Rett syndrome [RTT] or cerebroatropic hyperammonemia is a rare disorder that affects the way the human brain develops and functions. It is an infrequent condition that affects about one in 10,000 to 15,000 girls, but it is sometimes found in male patients. Although Rett syndrome is an uncommon genetic disorder, less than one percent of recorded cases are passed from generation to another. Most of the cases are natural, meaning that mutation is the core cause of the condition.
Rett syndrome is described by scientists in four stages. Stage one or the early onset begins between 6 and 18 months of age. This stage is commonly unnoticed as the symptoms are rather elusive. Doctors and parents fail to notice them. Infants may show less eye contact or lack of interest in toys or experience delays in motor skills like crawling or sitting. Stage two or the rapid destructive phase commences between age of 1 and 4 years and may last for months. At this stage a child may experience loss in determined spoken language or hand skills and breathing abnormalities.
Stage three or the pseudo-stationary phase of Rett syndrome begins at the age of 2 to 10 years and can last for years. Motor issues, apraxia and seizures are quite common during this stage. A girl at this stage may experience interest in the environs, improved communication skills, alertness and less autistic traits. Stage four or the late motor decline phase entails noticeable features such as reduced mobility, scoliosis, muscle weakness, and abnormal posturing of arms. Cognition and communication do not decrease at this stage.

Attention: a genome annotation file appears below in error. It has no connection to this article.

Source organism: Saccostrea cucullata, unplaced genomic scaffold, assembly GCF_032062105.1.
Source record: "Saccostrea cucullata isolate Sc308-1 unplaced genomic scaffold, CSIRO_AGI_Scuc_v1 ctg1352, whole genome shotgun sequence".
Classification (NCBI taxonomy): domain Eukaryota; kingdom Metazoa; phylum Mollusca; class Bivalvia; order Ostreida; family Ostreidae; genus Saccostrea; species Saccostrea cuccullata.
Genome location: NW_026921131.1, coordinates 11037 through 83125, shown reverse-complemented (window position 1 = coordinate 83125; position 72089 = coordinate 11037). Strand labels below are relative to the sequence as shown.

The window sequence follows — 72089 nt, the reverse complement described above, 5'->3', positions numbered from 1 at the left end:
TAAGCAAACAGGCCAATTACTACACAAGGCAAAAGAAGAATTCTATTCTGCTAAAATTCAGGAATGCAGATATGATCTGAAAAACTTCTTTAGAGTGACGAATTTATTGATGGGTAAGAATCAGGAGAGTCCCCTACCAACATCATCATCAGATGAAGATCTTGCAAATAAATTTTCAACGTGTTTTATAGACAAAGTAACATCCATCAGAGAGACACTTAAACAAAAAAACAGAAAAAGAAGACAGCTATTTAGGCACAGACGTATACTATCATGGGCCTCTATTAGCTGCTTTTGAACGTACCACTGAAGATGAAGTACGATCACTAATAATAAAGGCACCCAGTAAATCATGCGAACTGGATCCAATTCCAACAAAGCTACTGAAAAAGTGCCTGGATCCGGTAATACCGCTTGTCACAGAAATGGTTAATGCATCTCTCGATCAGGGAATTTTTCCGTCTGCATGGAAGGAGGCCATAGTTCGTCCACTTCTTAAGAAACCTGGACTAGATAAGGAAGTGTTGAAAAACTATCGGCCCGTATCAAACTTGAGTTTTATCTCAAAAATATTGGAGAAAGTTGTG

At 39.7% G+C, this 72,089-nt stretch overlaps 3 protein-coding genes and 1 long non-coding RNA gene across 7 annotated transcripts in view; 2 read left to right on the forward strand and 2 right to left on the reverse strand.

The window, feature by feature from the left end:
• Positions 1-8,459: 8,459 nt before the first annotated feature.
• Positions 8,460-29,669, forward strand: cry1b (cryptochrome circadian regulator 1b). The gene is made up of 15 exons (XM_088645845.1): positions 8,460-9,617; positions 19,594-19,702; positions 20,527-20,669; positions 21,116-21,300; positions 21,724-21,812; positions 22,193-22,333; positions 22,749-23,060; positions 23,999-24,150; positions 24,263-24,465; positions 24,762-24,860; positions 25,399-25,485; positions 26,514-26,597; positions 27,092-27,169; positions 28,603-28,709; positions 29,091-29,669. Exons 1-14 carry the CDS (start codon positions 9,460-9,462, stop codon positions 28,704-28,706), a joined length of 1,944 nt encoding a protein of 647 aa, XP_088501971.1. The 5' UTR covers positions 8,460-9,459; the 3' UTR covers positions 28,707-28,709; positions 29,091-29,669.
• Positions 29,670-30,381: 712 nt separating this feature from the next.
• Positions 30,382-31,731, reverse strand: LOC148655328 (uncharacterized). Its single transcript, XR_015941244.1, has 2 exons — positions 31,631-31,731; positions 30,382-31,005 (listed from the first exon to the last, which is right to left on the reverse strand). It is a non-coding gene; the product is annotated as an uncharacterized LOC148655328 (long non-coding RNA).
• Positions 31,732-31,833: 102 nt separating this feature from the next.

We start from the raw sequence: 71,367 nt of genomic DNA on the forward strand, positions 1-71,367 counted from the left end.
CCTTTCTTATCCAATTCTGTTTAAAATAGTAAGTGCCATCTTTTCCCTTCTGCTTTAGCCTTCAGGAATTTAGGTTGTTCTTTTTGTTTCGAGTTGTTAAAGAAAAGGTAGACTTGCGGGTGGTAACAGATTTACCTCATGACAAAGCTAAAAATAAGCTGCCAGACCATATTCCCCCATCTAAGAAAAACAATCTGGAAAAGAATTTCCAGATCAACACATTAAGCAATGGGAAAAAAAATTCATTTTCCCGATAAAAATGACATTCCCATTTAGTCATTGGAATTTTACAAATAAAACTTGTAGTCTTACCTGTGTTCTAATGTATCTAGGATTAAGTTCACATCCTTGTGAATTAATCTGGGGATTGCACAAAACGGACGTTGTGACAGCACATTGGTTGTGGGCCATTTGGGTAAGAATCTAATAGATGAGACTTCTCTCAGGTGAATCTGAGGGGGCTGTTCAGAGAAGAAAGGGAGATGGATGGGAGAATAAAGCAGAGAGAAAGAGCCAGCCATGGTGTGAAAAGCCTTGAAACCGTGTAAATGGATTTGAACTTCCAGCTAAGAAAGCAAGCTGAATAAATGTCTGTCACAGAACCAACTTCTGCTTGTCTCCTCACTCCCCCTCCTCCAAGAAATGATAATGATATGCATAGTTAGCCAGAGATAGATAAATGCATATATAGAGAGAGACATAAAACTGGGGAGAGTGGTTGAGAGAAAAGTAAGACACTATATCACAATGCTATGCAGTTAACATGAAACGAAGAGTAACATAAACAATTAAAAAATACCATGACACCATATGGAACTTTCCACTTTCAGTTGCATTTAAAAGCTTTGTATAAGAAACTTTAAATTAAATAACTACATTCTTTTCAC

Rett syndrome is genetically caused by mutation in the Methyl CpG Binding Protein 2 [MCEP2] gene located on the X chromosome. RTT can also arise intermittently and a typical form of the disorder characterized by infantile spasms or early epilepsy can be caused by mutation of the gene encoding Cyclin-Dependent Kinase-Like 5 [CDKL5]. The MECP2 gene is essential for development of brain and also acts as a biochemical switch that increase gene expression leading to unique protein production.
Most of the Rett syndrome symptoms are elusive and they vary with age. At each stage, the patient exhibits different symptoms. Here are a number of signs and symptoms of RTT and they are;
- Loss of speech and motor control
- Hand skills replaced by compulsive hand movements
- Desolate crying
- Avoidance of eye contact
- Difficulties in breathing
- Bruxism[ grinding of teeth]
- Severe digestive problems
- Microcephaly [abnormal growth of head]
- Fragile bones and scoliosis
- Extreme anxiety
- Hypotonia and
Currently, there is no cure for Rett syndrome. However, studies on the disorder have shown that restoring MECP2 gene function can present a great cure. Doctors can easily diagnose RTT by observing signs and symptoms at every stage of growth and development. A focus on the management of the symptoms and relying on a multidisciplinary plan can aid reduce the RTT defects. Parental counselling, modifying social medications, sleep aids, management of gastrointestinal and nutritional difficulties, increase patient communication skills, surveillance of scoliosis, anti-psychotics and physical therapy are exclusive ways that can aid control the effects of Rett syndrome.
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